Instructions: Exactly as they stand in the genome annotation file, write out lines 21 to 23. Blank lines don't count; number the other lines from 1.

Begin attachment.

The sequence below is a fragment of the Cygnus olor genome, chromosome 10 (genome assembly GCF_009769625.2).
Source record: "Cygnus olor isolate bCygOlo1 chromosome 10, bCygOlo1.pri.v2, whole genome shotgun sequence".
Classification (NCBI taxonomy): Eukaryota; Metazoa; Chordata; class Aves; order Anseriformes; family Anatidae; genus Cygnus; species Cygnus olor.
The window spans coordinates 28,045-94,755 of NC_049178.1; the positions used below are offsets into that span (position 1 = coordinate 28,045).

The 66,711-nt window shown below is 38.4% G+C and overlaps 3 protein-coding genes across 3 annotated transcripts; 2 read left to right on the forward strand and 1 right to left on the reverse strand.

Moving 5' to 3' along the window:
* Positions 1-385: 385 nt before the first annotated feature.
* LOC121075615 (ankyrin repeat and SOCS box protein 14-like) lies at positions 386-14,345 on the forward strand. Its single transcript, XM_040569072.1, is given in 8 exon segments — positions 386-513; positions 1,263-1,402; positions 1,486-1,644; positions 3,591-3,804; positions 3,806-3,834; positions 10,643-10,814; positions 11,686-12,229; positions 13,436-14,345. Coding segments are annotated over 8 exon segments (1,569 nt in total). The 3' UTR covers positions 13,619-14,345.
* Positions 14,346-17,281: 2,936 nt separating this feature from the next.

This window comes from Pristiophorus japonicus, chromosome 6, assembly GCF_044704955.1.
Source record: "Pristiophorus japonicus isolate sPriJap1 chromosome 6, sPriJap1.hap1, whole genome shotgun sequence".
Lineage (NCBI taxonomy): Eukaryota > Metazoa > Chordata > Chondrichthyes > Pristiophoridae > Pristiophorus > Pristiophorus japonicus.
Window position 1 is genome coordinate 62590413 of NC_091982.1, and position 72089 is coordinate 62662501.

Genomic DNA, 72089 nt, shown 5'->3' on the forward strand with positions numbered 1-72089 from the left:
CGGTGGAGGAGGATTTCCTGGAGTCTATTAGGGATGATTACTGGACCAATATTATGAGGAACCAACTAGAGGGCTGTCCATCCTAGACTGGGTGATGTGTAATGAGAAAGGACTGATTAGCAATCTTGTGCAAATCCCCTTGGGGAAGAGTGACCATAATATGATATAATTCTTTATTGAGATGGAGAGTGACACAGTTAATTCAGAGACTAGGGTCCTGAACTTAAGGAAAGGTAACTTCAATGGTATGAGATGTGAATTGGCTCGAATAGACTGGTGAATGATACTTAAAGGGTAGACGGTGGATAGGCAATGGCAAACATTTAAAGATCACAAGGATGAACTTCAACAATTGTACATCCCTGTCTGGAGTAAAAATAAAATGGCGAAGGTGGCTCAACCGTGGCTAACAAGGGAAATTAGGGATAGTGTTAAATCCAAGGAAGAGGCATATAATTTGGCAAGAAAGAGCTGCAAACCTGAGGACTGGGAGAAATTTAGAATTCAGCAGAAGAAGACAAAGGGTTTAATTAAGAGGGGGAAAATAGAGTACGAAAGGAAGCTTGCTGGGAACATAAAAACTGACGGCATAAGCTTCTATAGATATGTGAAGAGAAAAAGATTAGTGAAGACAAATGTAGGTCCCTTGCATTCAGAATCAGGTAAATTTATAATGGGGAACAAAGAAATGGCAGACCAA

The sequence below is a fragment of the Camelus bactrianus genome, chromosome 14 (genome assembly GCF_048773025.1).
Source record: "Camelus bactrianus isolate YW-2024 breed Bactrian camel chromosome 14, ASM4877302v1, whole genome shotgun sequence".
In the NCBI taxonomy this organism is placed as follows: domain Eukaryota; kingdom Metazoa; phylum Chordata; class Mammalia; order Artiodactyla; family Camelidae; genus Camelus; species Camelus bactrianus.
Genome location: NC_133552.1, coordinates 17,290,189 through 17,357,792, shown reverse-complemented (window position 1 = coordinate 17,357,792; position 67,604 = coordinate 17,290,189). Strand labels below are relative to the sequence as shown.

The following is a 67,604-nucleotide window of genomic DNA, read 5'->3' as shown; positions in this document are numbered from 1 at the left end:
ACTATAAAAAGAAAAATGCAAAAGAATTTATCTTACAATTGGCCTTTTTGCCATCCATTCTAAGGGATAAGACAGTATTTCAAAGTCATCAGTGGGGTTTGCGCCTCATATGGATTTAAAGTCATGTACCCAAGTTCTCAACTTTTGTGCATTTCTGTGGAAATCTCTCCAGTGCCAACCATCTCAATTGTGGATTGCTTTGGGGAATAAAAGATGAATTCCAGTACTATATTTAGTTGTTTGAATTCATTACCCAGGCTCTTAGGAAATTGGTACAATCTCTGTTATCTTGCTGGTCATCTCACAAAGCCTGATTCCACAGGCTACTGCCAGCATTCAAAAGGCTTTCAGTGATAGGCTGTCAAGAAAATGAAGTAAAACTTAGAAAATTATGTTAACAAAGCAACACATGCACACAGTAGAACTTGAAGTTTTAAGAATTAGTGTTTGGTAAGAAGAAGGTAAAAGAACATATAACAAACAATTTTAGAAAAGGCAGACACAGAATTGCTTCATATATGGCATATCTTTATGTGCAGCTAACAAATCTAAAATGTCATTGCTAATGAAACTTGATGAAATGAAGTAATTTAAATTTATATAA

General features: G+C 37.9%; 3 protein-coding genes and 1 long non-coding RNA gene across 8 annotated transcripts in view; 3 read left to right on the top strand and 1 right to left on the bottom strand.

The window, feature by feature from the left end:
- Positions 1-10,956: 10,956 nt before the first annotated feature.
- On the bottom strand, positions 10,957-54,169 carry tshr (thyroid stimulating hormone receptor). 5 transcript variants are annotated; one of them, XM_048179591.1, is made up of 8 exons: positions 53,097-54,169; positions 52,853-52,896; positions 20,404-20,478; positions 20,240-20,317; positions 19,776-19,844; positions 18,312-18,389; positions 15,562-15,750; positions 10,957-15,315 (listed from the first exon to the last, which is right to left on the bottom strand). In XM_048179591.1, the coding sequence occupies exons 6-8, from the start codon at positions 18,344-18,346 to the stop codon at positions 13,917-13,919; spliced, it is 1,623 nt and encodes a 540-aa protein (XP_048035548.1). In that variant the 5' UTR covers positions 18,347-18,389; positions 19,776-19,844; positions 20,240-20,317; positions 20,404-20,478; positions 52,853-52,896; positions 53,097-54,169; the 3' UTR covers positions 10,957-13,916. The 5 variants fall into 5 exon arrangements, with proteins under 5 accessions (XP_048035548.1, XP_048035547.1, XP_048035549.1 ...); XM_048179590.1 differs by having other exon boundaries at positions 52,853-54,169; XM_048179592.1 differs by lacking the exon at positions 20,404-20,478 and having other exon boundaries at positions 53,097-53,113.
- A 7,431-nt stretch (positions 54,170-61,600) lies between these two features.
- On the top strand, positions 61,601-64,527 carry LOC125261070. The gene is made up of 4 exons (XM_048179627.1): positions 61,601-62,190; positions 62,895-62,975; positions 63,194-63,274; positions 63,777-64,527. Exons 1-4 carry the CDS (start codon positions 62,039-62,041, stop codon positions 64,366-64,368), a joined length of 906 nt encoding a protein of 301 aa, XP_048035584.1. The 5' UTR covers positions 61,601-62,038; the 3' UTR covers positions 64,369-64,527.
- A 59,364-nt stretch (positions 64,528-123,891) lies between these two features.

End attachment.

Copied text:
ACTATAAAAAGAAAAATGCAAAAGAATTTATCTTACAATTGGCCTTTTTGCCATCCATTCTAAGGGATAAGACAGTATTTCAAAGTCATCAGTGGGGTTTGCGCCTCATATGGATTTAAAGTCATGTACCCAAGTTCTCAACTTTTGTGCATTTCTGTGGAAATCTCTCCAGTGCCAACCATCTCAATTGTGGATTGCTTTGGGGAATAAAAGATGAATTCCAGTACTATATTTAGTTGTTTGAATTCATTACCCAGGCTCTTAGGAAATTGGTACAATCTCTGTTATCTTGCTGGTCATCTCACAAAGCCTGATTCCACAGGCTACTGCCAGCATTCAAAAGGCTTTCAGTGATAGGCTGTCAAGAAAATGAAGTAAAACTTAGAAAATTATGTTAACAAAGCAACACATGCACACAGTAGAACTTGAAGTTTTAAGAATTAGTGTTTGGTAAGAAGAAGGTAAAAGAACATATAACAAACAATTTTAGAAAAGGCAGACACAGAATTGCTTCATATATGGCATATCTTTATGTGCAGCTAACAAATCTAAAATGTCATTGCTAATGAAACTTGATGAAATGAAGTAATTTAAATTTATATAA

General features: G+C 37.9%; 3 protein-coding genes and 1 long non-coding RNA gene across 8 annotated transcripts in view; 3 read left to right on the top strand and 1 right to left on the bottom strand.

The window, feature by feature from the left end: